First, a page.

821.51 Cooperation Program/10

Memorandum of Conversation, by the Adviser on Political Relations (Duggan)

The Ambassador of Colombia handed me the memoranda attached.96 These memoranda set forth the desire of the Colombian Government to obtain a credit from the Export-Import Bank of $13,000,000 for various types of public works and for a small addition to the capital of the stabilization fund. The Ambassador stated that, in so far as the Colombian Government could now state after a careful study of its needs, a credit of $13,000,000 would take care of all of its requirements for the remainder of the present calendar year and for the entire calendar year 1942.

Regarding terms, which are not treated in the memorandum, the Ambassador stated that his Government had heard that terms of longer than ten years were being offered to Cuba and that the Government of Colombia would like to have similar treatment; in fact, terms of longer than ten years would be necessary since the Government, [Page 67] given the debt payments it had agreed to make, would be unable to liquidate a credit of $13,000,000 in ten years. In reply to my inquiry as to what terms the Government had in mind the Ambassador said an interest rate of 3 percent and an annual amortization payment of $750,000. I told the Ambassador that no long term credit had been given for as low an interest rate as 3 percent and that I was quite certain that the Bank would not agree to an interest rate of that amount.

The Ambassador stated that he wished to make it clear that all of the public works which are mentioned in the documentation are now in process of execution. They are not new projects to be undertaken if a credit is obtained but projects which the Government, with its own funds, undertook but which cannot be carried to completion because of a reduction in Government revenues. Customs collections are now running a million pesos a month below budget estimates It has been necessary to curtail work on some of the projects and some projects are about to be temporarily halted for lack of funds. If funds become available through an Export-Import Bank credit, work could be immediately resumed.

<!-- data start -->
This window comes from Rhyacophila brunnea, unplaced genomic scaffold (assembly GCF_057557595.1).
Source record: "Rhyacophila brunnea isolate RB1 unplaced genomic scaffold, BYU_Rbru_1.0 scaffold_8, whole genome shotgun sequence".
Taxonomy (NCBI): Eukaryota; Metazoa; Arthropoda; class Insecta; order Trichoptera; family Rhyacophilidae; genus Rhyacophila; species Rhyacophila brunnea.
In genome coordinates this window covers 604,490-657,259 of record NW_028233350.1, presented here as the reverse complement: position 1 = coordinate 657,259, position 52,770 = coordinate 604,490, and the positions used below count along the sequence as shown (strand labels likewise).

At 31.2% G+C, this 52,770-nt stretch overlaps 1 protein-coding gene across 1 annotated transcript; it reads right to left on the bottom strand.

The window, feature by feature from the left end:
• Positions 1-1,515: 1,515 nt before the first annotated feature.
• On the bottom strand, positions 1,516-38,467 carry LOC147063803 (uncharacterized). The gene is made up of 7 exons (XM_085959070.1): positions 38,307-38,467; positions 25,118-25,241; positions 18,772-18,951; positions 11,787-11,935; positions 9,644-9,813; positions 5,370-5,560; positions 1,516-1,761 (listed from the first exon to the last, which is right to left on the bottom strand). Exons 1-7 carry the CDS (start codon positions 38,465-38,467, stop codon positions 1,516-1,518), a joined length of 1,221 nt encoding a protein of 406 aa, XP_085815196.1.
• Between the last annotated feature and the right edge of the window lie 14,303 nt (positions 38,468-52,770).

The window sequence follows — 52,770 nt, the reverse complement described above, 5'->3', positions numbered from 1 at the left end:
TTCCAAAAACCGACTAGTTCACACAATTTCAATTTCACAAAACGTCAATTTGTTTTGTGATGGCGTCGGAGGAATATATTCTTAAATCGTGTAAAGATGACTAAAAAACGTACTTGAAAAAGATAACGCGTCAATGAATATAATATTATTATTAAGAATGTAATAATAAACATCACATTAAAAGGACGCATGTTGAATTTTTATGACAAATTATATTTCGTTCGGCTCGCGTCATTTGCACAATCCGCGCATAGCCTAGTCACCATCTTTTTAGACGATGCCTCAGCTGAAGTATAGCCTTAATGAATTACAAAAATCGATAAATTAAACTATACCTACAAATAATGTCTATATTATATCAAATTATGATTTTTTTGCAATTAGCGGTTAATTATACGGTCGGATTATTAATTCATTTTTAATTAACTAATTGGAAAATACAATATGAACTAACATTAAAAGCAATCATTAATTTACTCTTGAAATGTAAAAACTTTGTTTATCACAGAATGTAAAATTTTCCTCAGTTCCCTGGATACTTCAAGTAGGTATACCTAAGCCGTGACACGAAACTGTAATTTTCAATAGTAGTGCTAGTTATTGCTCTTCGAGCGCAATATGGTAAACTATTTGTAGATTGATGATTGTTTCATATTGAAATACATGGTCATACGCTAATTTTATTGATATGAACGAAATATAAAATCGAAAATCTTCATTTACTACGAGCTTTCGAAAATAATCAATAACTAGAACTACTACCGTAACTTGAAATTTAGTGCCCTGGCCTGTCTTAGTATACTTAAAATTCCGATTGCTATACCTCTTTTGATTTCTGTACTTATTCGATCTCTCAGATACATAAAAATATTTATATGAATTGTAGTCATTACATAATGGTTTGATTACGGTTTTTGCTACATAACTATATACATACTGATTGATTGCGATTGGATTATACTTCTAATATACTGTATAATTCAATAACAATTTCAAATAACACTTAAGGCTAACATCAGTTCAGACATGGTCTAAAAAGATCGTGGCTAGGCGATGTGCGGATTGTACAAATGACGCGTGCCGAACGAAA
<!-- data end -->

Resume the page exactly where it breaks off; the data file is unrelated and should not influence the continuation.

The Ambassador also stated that the completion of some of the public buildings mentioned in the documentation was very important since rent to the value of 200,000 pesos would be saved if the Government could occupy its own buildings. The Ambassador stated that he had a tabulation setting forth the rents that the Government was now paying which would be eliminated were public buildings now under construction to be completed. At my request, the Ambassador stated that he would send a copy of this tabulation.

I told the Ambassador that the Department would give this request of the Colombian Government for additional funds its immediate consideration and would immediately confer with the Export-Import Bank. In as much as the documents he left were in Spanish, I told the Ambassador that it might be necessary to have some of them translated for the officers of the Export-Import Bank. This would take time. I stated that I hoped, however, to be able to advise him in the early days of next week of the time of a meeting between himself, officers of the Bank, and officers of this Department.

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